Why I Believe It’s Important to Look a Stranger in the Eye
I’m not proud of this, but I often avoid looking strangers in the eye. An example is when I pass panhandlers or other people asking for money while I’m riding in my van. It doesn’t matter if it’s someone with a sign asking for a job, food, or money, or a firefighter soliciting donations in a boot — I’ll rarely look at them. Instead, I’ll ignore their gaze and stare at my phone.
Like me, I think many people prefer to focus on familiar things, rather than on strangers. Maybe one reason I avoid their gaze is more practical: I don’t drive and am moderately disabled due to Friedreich’s ataxia. So, I can’t physically help the strangers I pass as a passenger. Also, I almost never carry cash, so I don’t have any to hand out anyway.
But the main reason I don’t look at strangers is because I don’t want to feel uncomfortable. For example, with panhandlers, by looking into their eyes, perhaps it’d be easier for me to see how our roles could have been reversed.
Yet is making eye contact really such a big deal? It seems to be important when engaging an audience. But it goes beyond effective communication. Eye contact is key to connecting with other humans, and it is “critical to our capacity for empathy,” according to Psychology Today.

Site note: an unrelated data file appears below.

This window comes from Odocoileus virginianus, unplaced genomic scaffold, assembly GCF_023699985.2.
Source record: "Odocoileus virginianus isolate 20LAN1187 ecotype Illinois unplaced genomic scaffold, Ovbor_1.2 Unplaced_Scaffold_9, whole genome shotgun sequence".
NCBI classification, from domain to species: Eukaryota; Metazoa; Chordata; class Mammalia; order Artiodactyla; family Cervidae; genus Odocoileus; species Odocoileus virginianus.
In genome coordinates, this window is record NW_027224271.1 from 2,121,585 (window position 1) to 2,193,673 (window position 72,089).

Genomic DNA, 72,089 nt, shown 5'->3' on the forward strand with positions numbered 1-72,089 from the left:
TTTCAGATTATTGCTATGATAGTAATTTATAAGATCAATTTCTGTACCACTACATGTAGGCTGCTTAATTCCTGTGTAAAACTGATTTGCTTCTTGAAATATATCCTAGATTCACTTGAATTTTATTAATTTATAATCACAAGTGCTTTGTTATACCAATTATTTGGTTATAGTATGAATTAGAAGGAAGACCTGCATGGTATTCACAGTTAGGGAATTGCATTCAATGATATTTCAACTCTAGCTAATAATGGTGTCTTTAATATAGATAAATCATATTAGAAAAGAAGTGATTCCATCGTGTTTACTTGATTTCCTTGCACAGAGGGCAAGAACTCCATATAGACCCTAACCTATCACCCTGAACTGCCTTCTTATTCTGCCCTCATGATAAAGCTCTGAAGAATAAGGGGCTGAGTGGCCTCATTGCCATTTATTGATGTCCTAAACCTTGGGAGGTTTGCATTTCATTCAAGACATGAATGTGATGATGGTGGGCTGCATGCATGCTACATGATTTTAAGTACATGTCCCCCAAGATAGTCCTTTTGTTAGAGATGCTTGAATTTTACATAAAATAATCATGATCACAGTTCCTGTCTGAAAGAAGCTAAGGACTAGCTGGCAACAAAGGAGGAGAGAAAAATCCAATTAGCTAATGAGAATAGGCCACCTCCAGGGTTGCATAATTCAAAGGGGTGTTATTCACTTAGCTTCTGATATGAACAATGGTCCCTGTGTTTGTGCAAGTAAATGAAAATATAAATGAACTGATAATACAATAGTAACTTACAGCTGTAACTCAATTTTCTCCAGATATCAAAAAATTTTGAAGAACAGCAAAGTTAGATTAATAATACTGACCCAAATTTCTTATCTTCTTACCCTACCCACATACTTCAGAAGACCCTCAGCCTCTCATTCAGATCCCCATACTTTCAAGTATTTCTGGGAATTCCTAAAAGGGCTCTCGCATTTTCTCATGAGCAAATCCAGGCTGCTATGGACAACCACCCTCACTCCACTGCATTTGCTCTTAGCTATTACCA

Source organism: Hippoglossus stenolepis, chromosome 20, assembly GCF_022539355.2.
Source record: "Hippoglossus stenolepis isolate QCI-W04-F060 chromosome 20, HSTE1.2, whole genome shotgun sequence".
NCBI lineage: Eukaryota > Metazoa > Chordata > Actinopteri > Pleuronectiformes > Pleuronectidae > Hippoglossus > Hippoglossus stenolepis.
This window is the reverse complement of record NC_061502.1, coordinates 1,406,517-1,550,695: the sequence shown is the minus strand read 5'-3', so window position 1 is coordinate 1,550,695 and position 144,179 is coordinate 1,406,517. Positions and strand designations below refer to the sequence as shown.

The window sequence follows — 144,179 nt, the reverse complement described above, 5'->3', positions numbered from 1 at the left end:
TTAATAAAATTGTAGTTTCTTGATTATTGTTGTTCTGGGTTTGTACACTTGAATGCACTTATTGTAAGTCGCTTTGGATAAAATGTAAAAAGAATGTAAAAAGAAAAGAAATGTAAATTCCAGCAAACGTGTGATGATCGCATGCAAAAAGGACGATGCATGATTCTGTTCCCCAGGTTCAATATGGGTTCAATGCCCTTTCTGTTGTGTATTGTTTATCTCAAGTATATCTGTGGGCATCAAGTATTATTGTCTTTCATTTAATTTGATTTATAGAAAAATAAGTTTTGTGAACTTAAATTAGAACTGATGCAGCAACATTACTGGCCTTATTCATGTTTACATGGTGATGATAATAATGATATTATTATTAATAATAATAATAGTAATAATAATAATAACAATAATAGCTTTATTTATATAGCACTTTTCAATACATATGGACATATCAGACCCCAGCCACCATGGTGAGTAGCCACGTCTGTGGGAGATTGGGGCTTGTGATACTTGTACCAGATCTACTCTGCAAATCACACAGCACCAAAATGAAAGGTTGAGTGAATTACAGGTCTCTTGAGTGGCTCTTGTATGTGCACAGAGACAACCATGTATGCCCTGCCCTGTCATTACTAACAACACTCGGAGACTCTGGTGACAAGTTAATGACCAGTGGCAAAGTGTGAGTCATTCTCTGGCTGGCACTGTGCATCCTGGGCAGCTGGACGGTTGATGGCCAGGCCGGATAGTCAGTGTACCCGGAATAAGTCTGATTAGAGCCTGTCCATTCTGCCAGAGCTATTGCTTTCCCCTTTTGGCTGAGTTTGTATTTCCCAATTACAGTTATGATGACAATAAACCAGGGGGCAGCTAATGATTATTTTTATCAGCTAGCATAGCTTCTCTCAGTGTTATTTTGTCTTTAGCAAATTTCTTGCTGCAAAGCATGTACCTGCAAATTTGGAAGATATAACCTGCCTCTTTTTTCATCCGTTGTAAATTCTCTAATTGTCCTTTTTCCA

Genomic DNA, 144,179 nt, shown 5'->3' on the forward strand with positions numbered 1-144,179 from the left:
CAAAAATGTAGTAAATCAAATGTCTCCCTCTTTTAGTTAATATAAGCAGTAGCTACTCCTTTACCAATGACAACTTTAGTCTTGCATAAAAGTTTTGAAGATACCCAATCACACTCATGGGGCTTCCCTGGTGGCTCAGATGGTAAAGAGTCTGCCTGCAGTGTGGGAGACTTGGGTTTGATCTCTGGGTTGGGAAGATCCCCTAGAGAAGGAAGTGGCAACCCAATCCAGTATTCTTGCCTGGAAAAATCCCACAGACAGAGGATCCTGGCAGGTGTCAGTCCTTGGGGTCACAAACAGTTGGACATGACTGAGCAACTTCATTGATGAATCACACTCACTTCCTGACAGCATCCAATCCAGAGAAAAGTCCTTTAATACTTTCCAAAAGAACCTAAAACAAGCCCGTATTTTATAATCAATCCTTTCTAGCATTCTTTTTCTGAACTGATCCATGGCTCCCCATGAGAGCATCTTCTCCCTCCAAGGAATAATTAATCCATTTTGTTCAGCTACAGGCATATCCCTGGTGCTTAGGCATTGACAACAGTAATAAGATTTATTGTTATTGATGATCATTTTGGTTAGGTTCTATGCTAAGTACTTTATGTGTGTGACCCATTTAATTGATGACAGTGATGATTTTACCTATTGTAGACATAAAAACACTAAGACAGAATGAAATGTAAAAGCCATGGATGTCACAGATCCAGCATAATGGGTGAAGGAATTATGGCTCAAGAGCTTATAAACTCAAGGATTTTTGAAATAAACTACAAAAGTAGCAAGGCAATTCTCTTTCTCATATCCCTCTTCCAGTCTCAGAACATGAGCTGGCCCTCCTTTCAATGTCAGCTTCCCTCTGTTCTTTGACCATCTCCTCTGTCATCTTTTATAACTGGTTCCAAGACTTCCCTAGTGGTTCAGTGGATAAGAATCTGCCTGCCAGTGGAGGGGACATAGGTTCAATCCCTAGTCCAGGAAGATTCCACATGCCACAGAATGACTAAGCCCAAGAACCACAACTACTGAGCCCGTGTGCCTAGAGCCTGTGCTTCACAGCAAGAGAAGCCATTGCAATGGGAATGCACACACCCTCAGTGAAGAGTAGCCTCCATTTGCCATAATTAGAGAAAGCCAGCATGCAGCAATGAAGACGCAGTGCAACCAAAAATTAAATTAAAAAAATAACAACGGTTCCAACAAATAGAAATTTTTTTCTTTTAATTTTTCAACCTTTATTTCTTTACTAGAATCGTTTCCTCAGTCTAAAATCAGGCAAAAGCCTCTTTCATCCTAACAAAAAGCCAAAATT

When I refuse to look others in the eye, I miss out on the opportunity to connect with them. Rather than being able to see the humanity in them, I am afraid of feeling uncomfortable.
Given all of this, is it surprising that others might avoid looking into my eyes after seeing my wheelchair?
This is sometimes a source of frustration for me, and I often find myself wondering why strangers avoid my gaze in a crowd, or why someone might speak about me to an able-bodied person who is with me, rather than talking directly to me.
In those situations, I want to say, “I’m right here. You can talk to me.”
Maybe strangers see me like I see others outside my van windows. Maybe I’m someone they can’t help. Maybe it pains them to picture themselves in my shoes. Maybe they don’t want to contemplate that the only difference between them and me is a pair of wonky genes.
After thinking about all of this, I have vowed to make an effort to make eye contact with others. Even if I can’t physically help them if they are in need, I can at least let them know that they are seen, and that they matter. We could all use a reminder like that once in a while.
Friedreich’s Ataxia News is strictly a news and information website about the disease. It does not provide medical advice, diagnosis or treatment. This content is not intended to be a substitute for professional medical advice, diagnosis, or treatment. Always seek the advice of your physician or another qualified health provider with any questions you may have regarding a medical condition. Never disregard professional medical advice or delay in seeking it because of something you have read on this website.The opinions expressed in this column are not those of Friedreich’s Ataxia News or its parent company, BioNews, and are intended to spark discussion about issues pertaining to Friedreich’s ataxia.